Photo: AJC
Photo: AJC

‘Prepare for the stuff that you can see coming’

Each week we explore one question that affects Georgia high school sports with five coaches. 

At Issue: Has it been possible for you to turn the coronavirus pandemic into a life lesson for your athletes?

The skinny: Starr’s Mill’s golf program has been at the top of Class AAAAA for years and this season was set to be special. The boys team had won two of the last three Class AAAAA state championships — 2017 and 2018 — and was a runner-up to Ola in last season’s state tournament. The girls program has won the past three titles and was going for a four-peat. This season should have been another banner year for the Panthers, but Starr's Mill coach Burt Waller said he is learning things he never knew about as a coach, teacher and mentor.

“We have every single kid back who played for us in the state tournament last year, when we finished runner-up, and Ola lost five of their top six (players),” Waller said of the boys’ team. “And we beat them pretty good in a 9-hole match, which doesn't translate to the state tournament. But I really liked where we were as a team as far as our talent and our makeup and all the experience that we had under pressure situations.” 

Waller has been at Starr’s Mill for 15 years, eight as the head golf coach. He and his team spend their time practicing at various courses around Peachtree City, whether it’s Flat Creek, Planterra Ridge, Whitewater or his team’s home course, Braelinn. The team has spent the last three years becoming one of the best in the state.

Waller knew his team had a chance to win another championship this season. Then it was gone.

Waller: “I would like to see this team be able to compete for a state championship, but as far as what to tell them? I mean, we just tell them all the time, ‘Look, it’s golf.’ You’re not going to play well every single time. And there’s going to be some adversity. And the great, great players know how to overcome that adversity. And that's basically what we’ll have to tell him.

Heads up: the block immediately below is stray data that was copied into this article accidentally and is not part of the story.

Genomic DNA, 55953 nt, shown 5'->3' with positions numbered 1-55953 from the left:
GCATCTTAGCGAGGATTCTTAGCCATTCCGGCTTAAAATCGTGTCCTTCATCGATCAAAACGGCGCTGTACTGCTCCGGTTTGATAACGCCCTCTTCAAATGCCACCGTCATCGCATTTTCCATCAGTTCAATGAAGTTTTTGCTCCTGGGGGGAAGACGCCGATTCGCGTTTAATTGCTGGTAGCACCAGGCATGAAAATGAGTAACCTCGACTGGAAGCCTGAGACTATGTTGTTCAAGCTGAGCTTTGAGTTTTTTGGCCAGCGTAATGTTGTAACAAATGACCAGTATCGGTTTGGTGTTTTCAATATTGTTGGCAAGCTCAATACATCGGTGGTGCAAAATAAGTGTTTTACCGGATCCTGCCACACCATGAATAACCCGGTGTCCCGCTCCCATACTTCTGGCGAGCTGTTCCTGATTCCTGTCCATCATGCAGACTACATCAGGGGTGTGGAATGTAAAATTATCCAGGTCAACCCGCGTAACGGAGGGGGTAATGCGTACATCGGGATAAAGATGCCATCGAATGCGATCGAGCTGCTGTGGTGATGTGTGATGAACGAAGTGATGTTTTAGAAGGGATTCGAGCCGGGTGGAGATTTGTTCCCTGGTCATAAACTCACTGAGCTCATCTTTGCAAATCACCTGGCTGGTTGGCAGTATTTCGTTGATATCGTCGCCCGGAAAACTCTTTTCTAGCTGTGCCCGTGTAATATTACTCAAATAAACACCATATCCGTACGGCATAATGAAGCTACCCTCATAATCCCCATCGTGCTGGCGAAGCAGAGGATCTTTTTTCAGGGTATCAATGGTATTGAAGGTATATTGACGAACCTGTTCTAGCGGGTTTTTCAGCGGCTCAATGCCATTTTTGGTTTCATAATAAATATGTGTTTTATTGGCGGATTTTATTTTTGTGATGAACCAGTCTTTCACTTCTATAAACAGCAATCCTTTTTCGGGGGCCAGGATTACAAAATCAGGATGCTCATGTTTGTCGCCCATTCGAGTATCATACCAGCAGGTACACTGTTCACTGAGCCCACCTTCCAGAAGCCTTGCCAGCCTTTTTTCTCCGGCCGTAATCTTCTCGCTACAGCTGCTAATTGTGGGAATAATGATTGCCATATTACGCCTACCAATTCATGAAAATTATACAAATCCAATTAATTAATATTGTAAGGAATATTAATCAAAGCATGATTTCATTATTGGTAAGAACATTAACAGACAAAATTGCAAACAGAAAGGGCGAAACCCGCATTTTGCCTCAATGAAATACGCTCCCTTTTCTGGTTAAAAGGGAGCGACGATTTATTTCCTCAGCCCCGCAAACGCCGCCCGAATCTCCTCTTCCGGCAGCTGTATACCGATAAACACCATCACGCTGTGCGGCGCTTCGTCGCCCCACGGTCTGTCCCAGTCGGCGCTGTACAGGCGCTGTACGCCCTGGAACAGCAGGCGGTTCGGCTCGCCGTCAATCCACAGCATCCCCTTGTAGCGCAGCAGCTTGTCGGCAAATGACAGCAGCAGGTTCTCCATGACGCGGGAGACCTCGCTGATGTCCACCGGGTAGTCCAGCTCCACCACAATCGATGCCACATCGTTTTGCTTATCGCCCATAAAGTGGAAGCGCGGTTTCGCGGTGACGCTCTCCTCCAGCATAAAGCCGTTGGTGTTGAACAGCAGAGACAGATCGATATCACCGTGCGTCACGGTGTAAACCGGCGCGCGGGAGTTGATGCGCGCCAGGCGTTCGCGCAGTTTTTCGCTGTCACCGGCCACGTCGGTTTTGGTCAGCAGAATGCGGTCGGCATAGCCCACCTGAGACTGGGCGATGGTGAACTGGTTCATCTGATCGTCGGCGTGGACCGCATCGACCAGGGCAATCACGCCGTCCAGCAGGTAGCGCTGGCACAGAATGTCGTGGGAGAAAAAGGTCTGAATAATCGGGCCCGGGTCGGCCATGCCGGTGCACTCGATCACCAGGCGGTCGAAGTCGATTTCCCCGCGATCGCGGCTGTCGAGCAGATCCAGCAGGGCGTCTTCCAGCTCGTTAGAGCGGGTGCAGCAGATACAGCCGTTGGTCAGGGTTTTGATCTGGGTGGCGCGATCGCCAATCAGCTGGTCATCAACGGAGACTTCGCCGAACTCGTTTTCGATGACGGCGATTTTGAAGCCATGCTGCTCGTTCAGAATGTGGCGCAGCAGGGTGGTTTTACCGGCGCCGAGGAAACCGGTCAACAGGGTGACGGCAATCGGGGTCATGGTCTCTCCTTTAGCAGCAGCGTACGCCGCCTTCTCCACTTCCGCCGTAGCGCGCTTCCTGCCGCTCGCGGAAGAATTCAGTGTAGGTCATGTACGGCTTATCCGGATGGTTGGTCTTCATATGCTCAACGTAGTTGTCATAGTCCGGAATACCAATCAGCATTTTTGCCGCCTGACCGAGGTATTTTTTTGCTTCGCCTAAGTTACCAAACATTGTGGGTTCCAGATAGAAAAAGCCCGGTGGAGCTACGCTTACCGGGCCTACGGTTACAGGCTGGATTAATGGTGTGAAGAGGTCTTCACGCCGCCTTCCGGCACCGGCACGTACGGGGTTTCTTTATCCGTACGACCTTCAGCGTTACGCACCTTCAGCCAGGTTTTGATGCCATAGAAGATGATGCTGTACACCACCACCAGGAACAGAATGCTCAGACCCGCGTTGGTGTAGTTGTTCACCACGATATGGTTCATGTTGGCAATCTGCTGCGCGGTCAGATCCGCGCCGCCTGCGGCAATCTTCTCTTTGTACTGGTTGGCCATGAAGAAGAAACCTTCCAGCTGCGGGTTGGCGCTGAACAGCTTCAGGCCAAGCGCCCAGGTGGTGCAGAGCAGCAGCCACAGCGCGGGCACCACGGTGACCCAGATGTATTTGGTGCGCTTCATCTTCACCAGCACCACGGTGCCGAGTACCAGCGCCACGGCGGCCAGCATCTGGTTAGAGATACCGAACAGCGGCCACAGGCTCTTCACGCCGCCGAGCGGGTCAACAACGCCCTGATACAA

“So how do you handle it? You can make excuses, or you can go out there and play hard and focus and do what you need to do (in case we get to come back). But you know, the CDC released today that they’re recommending no large gatherings for eight weeks. If you if you apply that to athletics, you’re looking at, you know, two weeks into May before we get any kind of chance to try to play anything. And then you have to come up with a way to qualify, and you got to come up with a way to play the state tournament. ... I would hope (we’d) try to give the kids a shot because we’re not in the NCAA. We don’t get to give them a redshirt to have an extra year. And I would hate it for my seniors. We have six of them. And I think that would be devastating to them.

“But you know, this is something that can help. It’s just another part of life; you got to deal with it. Life’s not fair. That’s lesson No. 1: You’ve got to deal with the hand you’re dealt. You prepare for the stuff that you can see coming. And then you just kind of play it by ear with this kind of stuff. I mean this is kind of unprecedented for anybody. I think we’re all kind of learning as we go. And I think that there will probably be a very large learning curve, honestly, from everybody in the world of athletics, as far as dealing with this kind of thing. And because of that, I’m not sure. I heard this from a doctor who said, ‘You know, if we’ve done too much, then we’ll never know, because that means that it didn’t spread. But we would know if we didn’t do enough, right?’ You know, (things) could really get out of control.” 

AT ISSUE: Teaching adversity

• Chan Brown, Parkview baseball coach
• Brad Harber, Crisp County football coach
• Clark Meyer, Westminster girls soccer coach
• Josh Sagel, Lambert lacrosse coach
• Burt Waller, Starr’s Mill golf coach

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